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Part of SS Vondem Rose: Jailhouse Rock and Bravo Fleet: Blood Dilithium

Jailhouse Rock – 8

SS Vondem Rose
November 2400
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“Anything?” R’tin asked.

“Still nothing?” came his sister’s reply from all around him. Admittedly that ‘all around’ was just the confines of his EV suit’s helmet. There was directionality, no drop off in volume to give an idea of distance, just a nice, clear sound as if she was speaking to him from right next to him in a small space.

They’d both been up and about when the Vondem Rose had detected something on sensors that didn’t belong in the Delta Quadrant – a derelict Klingon warship. At least not in these parts anyway. So when they’d finally closed with the ship they had both volunteered to go aboard the ship to figure out what happened. The broad strokes were pretty clear at least just from looking at the ship, well, through the ship that is. Three large holes bore right through the vessel, clean shots taken on a ship not defending itself.

There had been other damage to the ship, enough to hint at an attempt to evade, but the damage to the ship’s engines was enough to explain why someone was eventually able to put killing shots through the ship. They’d clearly fired on the ship in locations not intended to blow it to pieces, but to pierce as much of the pressure vessel as possible, to render anyone who could be hiding dead to the elements in short order.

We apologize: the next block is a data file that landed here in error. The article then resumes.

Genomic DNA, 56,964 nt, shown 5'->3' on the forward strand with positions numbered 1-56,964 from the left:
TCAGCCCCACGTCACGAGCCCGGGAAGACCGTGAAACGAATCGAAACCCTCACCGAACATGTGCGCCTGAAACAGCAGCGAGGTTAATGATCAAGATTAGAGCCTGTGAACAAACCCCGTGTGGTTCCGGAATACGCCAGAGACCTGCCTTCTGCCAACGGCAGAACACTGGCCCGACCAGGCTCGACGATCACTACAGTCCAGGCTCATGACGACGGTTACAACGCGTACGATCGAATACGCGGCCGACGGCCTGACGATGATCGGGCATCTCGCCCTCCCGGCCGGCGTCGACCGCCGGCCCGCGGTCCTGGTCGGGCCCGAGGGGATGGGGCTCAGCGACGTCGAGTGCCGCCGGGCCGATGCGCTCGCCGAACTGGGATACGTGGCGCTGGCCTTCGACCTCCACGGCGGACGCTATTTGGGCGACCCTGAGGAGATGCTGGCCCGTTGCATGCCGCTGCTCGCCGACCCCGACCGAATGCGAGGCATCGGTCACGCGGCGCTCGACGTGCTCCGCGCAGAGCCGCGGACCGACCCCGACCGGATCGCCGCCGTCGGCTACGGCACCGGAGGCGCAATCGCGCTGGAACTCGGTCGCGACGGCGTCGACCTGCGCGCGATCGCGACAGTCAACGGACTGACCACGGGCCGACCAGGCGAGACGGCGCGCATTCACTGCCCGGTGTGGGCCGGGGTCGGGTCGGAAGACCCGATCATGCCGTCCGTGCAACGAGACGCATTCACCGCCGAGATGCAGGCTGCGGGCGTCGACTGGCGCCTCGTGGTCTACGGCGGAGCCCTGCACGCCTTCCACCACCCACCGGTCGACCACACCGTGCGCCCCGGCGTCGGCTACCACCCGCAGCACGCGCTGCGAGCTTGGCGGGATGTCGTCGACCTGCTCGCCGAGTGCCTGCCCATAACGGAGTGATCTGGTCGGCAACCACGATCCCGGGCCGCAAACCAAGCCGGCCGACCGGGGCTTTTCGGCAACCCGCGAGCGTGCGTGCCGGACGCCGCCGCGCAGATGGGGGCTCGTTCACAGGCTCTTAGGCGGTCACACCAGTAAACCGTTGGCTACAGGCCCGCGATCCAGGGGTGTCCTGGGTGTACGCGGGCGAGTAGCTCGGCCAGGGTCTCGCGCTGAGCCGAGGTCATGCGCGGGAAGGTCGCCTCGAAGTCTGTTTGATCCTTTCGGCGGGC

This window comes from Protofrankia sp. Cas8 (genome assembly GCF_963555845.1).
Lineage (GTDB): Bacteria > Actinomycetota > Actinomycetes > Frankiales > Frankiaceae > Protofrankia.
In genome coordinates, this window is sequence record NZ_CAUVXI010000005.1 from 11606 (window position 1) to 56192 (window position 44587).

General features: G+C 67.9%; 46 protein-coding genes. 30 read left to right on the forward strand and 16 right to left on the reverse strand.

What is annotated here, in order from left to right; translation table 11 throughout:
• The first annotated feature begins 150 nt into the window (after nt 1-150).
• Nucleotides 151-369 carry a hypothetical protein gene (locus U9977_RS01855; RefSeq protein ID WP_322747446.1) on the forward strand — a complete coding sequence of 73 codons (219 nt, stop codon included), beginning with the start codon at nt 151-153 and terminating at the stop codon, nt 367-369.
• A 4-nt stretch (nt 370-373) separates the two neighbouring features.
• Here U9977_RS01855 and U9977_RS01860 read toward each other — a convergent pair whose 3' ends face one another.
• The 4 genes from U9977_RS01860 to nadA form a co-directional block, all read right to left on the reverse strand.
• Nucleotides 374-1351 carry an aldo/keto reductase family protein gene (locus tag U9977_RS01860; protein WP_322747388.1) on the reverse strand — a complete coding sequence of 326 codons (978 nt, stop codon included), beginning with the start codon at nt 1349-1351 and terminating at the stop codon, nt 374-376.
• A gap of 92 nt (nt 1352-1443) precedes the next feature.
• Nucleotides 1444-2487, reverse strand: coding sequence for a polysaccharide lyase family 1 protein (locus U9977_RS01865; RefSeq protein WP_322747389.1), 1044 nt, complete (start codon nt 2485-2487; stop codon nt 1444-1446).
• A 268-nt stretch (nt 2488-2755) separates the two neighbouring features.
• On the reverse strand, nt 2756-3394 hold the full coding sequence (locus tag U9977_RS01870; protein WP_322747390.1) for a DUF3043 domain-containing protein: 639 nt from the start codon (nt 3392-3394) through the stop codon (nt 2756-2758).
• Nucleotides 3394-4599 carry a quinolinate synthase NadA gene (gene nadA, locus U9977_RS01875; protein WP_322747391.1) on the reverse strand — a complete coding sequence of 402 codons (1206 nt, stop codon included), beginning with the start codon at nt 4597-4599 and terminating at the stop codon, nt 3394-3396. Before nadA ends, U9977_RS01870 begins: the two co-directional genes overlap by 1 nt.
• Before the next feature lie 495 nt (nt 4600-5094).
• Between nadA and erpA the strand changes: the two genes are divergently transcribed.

It was a spiteful and mean thing to have done.

And foolish.

Since they’d dropped out of warp and seen the wreck on the bridge viewscreen, Sidda had apparently only said one thing – “Go.” While it had taken the team currently aboard the Martian Thorn time to gear up and then beam over, she’d apparently done nothing but glare at the viewscreen. At least according to Orelia when she had updated them in the transporter room before coming over.

Someone was going to get it, the question really was would it be the Devore Imperium, Gaeda Ruiz, or both?

“Hey R’tin,” came another voice, human, gruff and with some weird twang that he’d been informed meant that Gavin Leckie was ‘southern’. “Ann and I have just popped the external fuel hatches. We’re ready to start salvaging the antimatter pods.”

“Hold off,” he replied, then keyed his suit comms to another channel, back to the Rose. “R’tin to Rose. Gav’s got the antimatter pods ready. But we float them over and start transferring fuel, the Rose is going to be a sitting duck for an hour or so.”

“Can we do it under cloak?” Orelia came back.

“Uh…sure?” he replied. “But we’ll have to float them over first. And those of us over here won’t be able to transport back till you drop the cloak.”

“An hour you say?”

“Well, around an hour.” He continued his in own search of the ship while having the conversation and stopped to look through the hull breach, through two compartments and out of the ship right to the looming bulk of the Rose. “Depends on if there’s any difficulty in connecting the magnetic traps, flow rate, and fuel load in each of the pods. But, should be about an hour.”

There was silence for a moment. “Right, send them over.”

Another flick of the comms, another quick conversation and then Gavin and Ann were both pushing an antimatter containment pod each across a couple of kilometres of empty space to the Rose and a couple of engineers on her outer hull waiting to receive them. It was a straightforward operation, just time-consuming and dangerous in that the ship would be helpless if the Devore showed up. Hence the question about the cloak. It had its advantages besides just combat.